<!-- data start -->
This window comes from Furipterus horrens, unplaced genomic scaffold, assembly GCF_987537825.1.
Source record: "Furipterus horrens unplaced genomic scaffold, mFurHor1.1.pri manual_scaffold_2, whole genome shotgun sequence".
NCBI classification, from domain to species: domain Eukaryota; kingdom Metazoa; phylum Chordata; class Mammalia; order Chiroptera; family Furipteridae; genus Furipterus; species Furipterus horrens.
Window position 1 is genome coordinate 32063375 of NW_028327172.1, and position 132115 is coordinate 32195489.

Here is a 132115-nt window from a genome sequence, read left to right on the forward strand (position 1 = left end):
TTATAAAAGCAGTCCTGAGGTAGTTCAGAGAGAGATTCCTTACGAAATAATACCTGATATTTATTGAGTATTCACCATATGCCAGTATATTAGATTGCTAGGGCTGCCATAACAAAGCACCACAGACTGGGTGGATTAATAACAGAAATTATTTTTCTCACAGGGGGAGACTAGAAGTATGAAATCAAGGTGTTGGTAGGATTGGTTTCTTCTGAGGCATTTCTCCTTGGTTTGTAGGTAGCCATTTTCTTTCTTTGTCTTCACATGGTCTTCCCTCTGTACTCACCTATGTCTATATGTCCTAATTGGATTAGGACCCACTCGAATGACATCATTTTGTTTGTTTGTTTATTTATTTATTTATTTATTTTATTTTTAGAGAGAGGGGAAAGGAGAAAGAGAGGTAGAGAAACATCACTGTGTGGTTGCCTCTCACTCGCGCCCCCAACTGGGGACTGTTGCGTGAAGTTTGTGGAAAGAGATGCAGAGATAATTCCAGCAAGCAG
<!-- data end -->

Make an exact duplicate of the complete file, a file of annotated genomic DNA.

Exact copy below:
This window comes from Furipterus horrens, unplaced genomic scaffold, assembly GCF_987537825.1.
Source record: "Furipterus horrens unplaced genomic scaffold, mFurHor1.1.pri manual_scaffold_2, whole genome shotgun sequence".
NCBI classification, from domain to species: domain Eukaryota; kingdom Metazoa; phylum Chordata; class Mammalia; order Chiroptera; family Furipteridae; genus Furipterus; species Furipterus horrens.
Window position 1 is genome coordinate 32063375 of NW_028327172.1, and position 132115 is coordinate 32195489.

Here is a 132115-nt window from a genome sequence, read left to right on the forward strand (position 1 = left end):
TTATAAAAGCAGTCCTGAGGTAGTTCAGAGAGAGATTCCTTACGAAATAATACCTGATATTTATTGAGTATTCACCATATGCCAGTATATTAGATTGCTAGGGCTGCCATAACAAAGCACCACAGACTGGGTGGATTAATAACAGAAATTATTTTTCTCACAGGGGGAGACTAGAAGTATGAAATCAAGGTGTTGGTAGGATTGGTTTCTTCTGAGGCATTTCTCCTTGGTTTGTAGGTAGCCATTTTCTTTCTTTGTCTTCACATGGTCTTCCCTCTGTACTCACCTATGTCTATATGTCCTAATTGGATTAGGACCCACTCGAATGACATCATTTTGTTTGTTTGTTTATTTATTTATTTATTTATTTTATTTTTAGAGAGAGGGGAAAGGAGAAAGAGAGGTAGAGAAACATCACTGTGTGGTTGCCTCTCACTCGCGCCCCCAACTGGGGACTGTTGCGTGAAGTTTGTGGAAAGAGATGCAGAGATAATTCCAGCAAGCAG